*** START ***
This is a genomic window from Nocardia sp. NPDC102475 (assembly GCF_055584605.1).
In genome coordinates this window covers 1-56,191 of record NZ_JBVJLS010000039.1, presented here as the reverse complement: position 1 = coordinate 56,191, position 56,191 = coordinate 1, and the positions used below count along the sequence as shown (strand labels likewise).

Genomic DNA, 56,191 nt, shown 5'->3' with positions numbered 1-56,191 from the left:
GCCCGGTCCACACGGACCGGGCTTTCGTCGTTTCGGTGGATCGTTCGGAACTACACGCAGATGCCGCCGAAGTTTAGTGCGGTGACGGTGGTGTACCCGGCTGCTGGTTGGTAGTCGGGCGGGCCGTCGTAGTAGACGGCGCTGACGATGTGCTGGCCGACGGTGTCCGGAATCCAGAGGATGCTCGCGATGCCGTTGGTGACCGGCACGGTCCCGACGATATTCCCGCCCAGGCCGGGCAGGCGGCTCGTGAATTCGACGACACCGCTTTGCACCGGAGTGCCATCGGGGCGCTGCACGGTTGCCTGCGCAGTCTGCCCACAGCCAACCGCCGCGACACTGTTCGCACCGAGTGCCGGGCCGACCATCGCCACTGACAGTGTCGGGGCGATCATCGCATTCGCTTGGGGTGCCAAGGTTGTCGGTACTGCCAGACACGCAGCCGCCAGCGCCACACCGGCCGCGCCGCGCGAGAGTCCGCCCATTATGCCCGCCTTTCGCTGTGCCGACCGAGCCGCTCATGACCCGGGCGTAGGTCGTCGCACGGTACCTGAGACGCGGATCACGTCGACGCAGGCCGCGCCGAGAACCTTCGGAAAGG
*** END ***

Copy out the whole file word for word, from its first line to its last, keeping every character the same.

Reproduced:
This is a genomic window from Nocardia sp. NPDC102475 (assembly GCF_055584605.1).
In genome coordinates this window covers 1-56,191 of record NZ_JBVJLS010000039.1, presented here as the reverse complement: position 1 = coordinate 56,191, position 56,191 = coordinate 1, and the positions used below count along the sequence as shown (strand labels likewise).

Genomic DNA, 56,191 nt, shown 5'->3' with positions numbered 1-56,191 from the left:
GCCCGGTCCACACGGACCGGGCTTTCGTCGTTTCGGTGGATCGTTCGGAACTACACGCAGATGCCGCCGAAGTTTAGTGCGGTGACGGTGGTGTACCCGGCTGCTGGTTGGTAGTCGGGCGGGCCGTCGTAGTAGACGGCGCTGACGATGTGCTGGCCGACGGTGTCCGGAATCCAGAGGATGCTCGCGATGCCGTTGGTGACCGGCACGGTCCCGACGATATTCCCGCCCAGGCCGGGCAGGCGGCTCGTGAATTCGACGACACCGCTTTGCACCGGAGTGCCATCGGGGCGCTGCACGGTTGCCTGCGCAGTCTGCCCACAGCCAACCGCCGCGACACTGTTCGCACCGAGTGCCGGGCCGACCATCGCCACTGACAGTGTCGGGGCGATCATCGCATTCGCTTGGGGTGCCAAGGTTGTCGGTACTGCCAGACACGCAGCCGCCAGCGCCACACCGGCCGCGCCGCGCGAGAGTCCGCCCATTATGCCCGCCTTTCGCTGTGCCGACCGAGCCGCTCATGACCCGGGCGTAGGTCGTCGCACGGTACCTGAGACGCGGATCACGTCGACGCAGGCCGCGCCGAGAACCTTCGGAAAGG